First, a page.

Jacques Vroom

Tutor, TEDxRADED
Dallas, TX, United States

About Jacques

Bio

Born in Texas. Military-pilot father, meaning different house and new school every 2 years. Went to semi-snotty eastern boarding school + small, eastern liberal-arts college. Straight job for several years in direct marketing/catalog world at Horchow. Consulted in that field for ±20 years. Lucky to have Stanley Marcus and Roger Horchow as colleagues and mentors for a number of years. Then had heart attack and open heart surgery nearly 10 years ago; with lengthy, problematic rehab. Eventually found myself sick, poor, single. Started teaching, tutoring, listening, fantasizing about educational ideas for young kids. Enamored of KIPP, TFA, Harlem Success, UPLIFT, and their siblings/cousins. TED fan. Curated TEDxRADED in Dallas, 2012.

Languages

English, Spanish

TED Conferences

TEDActive 2012, TEDActive 2011, TEDActive 2010, TED2009, TED2008, TEDGlobal 2007, TED2006, TEDGlobal 2005

Areas of Expertise

Connecting people, Post-CABG cognitive changes

An idea worth spreading

a) Children can learn much more complex material than is generally thought. Just not in schools.

I'm passionate about

Educational possibilities; Strange loops; Zimbardo's good folks doing bad things; extensions of Helen Fisher's hormonal-archetype ideas, including thyroid levels; Archie Brownlee/Jesse Winchester.

Universities

Williams College

Talk to me about

Anything?

People don't know I'm good at

Brief responses, primarily because I am not.

My TED story

TEDActiveRivieraX 2015 is my 21st TEDxxx event. Ginger Reeder encouraged me to sneak into the Mickey Hart drum circle on the beach at Monterey on Friday evening of TED2005. I did. They started requiring picture ID's after that. Too late, I was hooked. Three Monterey TED's, two Long Beach TEDs, three TEDActives, a TEDGlobal in Oxford, a TEDGlobal in Arusha, five TEDxSMU's, four TEDxSMU/KIDS, one TEDxRADED, one TEDxCollegeMound.

Favorite talks

Comments & conversations

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Jacques Vroom
Posted almost 2 years ago
Dan Pallotta: The way we think about charity is dead wrong
I have long thought there are several life-experiences which change and separate people in profound ways difficult to verbalize. Some are obvious. Having a child, losing a parent, divorcing seem to me to change most of those who've had the experience from most of those who haven't. Since 2005, TED (including TEDx), for me, has been one of those things. My experiences at three Pallotta AIDS Rides were ABSOLUTELY AT THE SAME LEVEL AS TED FOR ME,. Though they probably exist for both entities, I have yet to meet or even hear of anyone who participated in any AIDS Ride who doesn't feel it created a profound change in his or her sense of possibility. Many comments below sound like they come from people on different sides of certain experience lines. Best wishes to all.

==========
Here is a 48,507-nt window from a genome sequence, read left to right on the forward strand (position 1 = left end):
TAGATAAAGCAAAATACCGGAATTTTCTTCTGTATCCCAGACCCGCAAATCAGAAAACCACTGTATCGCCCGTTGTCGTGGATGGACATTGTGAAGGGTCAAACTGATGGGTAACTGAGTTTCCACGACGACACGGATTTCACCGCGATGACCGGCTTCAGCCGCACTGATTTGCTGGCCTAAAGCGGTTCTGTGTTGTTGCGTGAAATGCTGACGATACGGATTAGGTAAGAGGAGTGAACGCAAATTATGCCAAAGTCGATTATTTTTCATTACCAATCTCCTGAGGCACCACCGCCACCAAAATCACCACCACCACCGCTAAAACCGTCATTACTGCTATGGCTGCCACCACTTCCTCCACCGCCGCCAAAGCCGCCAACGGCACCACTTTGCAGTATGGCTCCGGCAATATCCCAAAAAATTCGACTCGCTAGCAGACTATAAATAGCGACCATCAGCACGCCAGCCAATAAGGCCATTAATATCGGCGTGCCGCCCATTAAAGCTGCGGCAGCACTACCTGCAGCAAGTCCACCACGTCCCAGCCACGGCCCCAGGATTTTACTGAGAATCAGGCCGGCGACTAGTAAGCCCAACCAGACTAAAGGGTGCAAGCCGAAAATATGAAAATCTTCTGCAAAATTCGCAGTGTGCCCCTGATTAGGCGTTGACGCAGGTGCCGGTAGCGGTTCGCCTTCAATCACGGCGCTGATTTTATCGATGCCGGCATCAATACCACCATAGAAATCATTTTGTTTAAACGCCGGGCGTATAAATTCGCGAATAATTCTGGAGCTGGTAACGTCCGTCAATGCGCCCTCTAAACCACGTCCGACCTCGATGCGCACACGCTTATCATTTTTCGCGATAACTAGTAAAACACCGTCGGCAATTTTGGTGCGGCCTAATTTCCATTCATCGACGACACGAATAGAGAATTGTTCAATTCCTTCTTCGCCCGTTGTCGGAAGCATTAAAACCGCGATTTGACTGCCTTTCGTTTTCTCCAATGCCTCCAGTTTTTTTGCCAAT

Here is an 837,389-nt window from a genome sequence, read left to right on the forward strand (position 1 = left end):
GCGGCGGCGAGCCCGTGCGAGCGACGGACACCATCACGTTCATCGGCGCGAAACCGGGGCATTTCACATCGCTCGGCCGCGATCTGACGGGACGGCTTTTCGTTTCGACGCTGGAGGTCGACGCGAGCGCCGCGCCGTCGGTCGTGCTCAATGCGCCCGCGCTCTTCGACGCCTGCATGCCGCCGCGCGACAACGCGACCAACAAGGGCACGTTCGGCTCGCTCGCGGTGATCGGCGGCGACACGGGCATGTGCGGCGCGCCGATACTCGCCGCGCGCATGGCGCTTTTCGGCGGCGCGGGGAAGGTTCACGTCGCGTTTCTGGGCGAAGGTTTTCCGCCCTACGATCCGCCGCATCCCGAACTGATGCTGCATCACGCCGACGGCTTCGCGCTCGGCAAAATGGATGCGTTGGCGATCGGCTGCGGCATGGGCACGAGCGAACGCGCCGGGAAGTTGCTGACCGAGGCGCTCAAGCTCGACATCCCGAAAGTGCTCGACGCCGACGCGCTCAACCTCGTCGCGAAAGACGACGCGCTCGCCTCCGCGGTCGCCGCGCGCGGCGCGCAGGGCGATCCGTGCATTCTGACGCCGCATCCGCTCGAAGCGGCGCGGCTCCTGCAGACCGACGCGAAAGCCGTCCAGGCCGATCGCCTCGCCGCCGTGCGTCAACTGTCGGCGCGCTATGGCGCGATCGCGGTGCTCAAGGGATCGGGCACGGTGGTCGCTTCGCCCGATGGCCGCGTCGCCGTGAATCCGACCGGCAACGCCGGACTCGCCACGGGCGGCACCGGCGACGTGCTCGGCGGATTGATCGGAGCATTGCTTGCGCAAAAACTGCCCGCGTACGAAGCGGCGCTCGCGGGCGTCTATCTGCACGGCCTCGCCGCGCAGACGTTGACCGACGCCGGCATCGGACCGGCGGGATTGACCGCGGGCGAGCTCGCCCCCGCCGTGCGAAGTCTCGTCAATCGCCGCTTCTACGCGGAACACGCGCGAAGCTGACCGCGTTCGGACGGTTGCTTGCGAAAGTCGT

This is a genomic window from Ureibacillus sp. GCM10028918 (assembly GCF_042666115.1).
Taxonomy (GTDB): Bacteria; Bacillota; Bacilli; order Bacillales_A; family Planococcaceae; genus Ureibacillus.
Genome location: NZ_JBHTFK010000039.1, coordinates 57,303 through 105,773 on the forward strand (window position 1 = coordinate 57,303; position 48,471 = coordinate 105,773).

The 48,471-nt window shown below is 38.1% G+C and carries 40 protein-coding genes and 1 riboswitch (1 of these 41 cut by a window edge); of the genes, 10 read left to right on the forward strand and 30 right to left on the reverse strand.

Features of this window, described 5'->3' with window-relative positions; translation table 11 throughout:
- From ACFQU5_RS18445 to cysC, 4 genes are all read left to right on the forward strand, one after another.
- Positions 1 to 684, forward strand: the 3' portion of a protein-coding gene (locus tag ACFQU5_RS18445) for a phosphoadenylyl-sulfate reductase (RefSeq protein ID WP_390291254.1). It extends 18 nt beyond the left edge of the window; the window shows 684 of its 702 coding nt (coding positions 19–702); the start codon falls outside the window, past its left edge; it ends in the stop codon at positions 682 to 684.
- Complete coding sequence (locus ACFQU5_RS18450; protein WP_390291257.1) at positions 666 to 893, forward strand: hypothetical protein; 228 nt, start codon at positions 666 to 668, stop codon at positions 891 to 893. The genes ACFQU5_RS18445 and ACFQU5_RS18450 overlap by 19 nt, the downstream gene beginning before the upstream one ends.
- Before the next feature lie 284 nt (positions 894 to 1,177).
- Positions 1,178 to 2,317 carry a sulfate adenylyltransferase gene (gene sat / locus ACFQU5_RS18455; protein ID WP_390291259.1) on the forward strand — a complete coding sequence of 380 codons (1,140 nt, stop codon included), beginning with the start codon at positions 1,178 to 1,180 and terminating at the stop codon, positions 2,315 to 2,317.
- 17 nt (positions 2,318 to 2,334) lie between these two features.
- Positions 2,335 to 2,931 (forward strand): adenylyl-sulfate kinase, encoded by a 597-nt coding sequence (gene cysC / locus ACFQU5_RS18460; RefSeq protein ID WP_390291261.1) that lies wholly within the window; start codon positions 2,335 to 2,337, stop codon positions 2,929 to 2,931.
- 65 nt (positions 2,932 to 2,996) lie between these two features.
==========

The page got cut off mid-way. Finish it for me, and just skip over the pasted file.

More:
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Jacques Vroom
Posted almost 2 years ago
Dan Pallotta: The way we think about charity is dead wrong
Adam: I didn't think Dan impliied high overhead is better because it is high, it's better because it usually is more effective—in the impact-measurement way you want. His syllogism isn't about high-is-better overhead, it's about effective-is-better overhead—measured in amount of contribution created. Did I miss something key?
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Jacques Vroom
Posted almost 2 years ago
Dan Pallotta: The way we think about charity is dead wrong
Marco: What checks and balances seem most important in the for-profit sector? Any sense which of them might be most important in the "Pallottized" humanitarian sector? John: What else might "we" need beyond everyone's ability to judge individually if Dan's Alaska AIDS Vaccine Fundraiser gets my $6,400 (which it did) or a thousand bake sales get my $6.40 each? Best wishes to all.
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Jacques Vroom
Posted almost 4 years ago
What's the overlooked gem, the book I haven't read that I must?
Seems to me that these "gems" are most often opportunities for free association on topics we are processing somewhere in the back—opportunities trapped in the body of a book. Their value to others may or may not be similar. Nonetheless, my nominal gift to this august throng is a variation on the Steve Pressfield theme of defeating resistance: Jupiter's Travels, by Ted Simon. Story of a man ill-equipped in most ways to spend 4 years travelling around the world alone, on a '70s Triumph motorcycle—who does just that [in the '70s]. Unincluded coda: Simon did it again a few years ago, in his own mid-'70's! Best wishes to all.